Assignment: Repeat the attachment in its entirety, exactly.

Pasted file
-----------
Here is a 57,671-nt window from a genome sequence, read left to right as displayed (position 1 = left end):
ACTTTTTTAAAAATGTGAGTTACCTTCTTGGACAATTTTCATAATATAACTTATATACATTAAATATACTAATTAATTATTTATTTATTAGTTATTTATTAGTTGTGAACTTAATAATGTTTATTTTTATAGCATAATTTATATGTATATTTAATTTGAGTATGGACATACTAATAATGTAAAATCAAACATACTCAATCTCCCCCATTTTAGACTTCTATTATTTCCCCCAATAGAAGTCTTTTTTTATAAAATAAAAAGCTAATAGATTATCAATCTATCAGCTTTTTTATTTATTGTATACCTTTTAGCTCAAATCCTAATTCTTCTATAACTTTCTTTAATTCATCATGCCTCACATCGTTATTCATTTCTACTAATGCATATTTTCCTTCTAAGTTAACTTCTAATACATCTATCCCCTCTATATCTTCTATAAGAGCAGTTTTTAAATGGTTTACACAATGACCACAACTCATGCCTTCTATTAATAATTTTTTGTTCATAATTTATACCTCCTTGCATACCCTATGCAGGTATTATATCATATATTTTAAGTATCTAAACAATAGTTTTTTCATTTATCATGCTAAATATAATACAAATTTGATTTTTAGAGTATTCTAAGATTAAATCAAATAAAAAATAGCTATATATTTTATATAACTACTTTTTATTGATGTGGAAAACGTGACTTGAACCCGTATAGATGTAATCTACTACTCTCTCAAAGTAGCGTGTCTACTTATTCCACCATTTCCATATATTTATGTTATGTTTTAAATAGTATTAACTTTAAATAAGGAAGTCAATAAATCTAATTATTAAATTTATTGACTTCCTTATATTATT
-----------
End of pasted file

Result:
Here is a 57,671-nt window from a genome sequence, read left to right as displayed (position 1 = left end):
ACTTTTTTAAAAATGTGAGTTACCTTCTTGGACAATTTTCATAATATAACTTATATACATTAAATATACTAATTAATTATTTATTTATTAGTTATTTATTAGTTGTGAACTTAATAATGTTTATTTTTATAGCATAATTTATATGTATATTTAATTTGAGTATGGACATACTAATAATGTAAAATCAAACATACTCAATCTCCCCCATTTTAGACTTCTATTATTTCCCCCAATAGAAGTCTTTTTTTATAAAATAAAAAGCTAATAGATTATCAATCTATCAGCTTTTTTATTTATTGTATACCTTTTAGCTCAAATCCTAATTCTTCTATAACTTTCTTTAATTCATCATGCCTCACATCGTTATTCATTTCTACTAATGCATATTTTCCTTCTAAGTTAACTTCTAATACATCTATCCCCTCTATATCTTCTATAAGAGCAGTTTTTAAATGGTTTACACAATGACCACAACTCATGCCTTCTATTAATAATTTTTTGTTCATAATTTATACCTCCTTGCATACCCTATGCAGGTATTATATCATATATTTTAAGTATCTAAACAATAGTTTTTTCATTTATCATGCTAAATATAATACAAATTTGATTTTTAGAGTATTCTAAGATTAAATCAAATAAAAAATAGCTATATATTTTATATAACTACTTTTTATTGATGTGGAAAACGTGACTTGAACCCGTATAGATGTAATCTACTACTCTCTCAAAGTAGCGTGTCTACTTATTCCACCATTTCCATATATTTATGTTATGTTTTAAATAGTATTAACTTTAAATAAGGAAGTCAATAAATCTAATTATTAAATTTATTGACTTCCTTATATTATT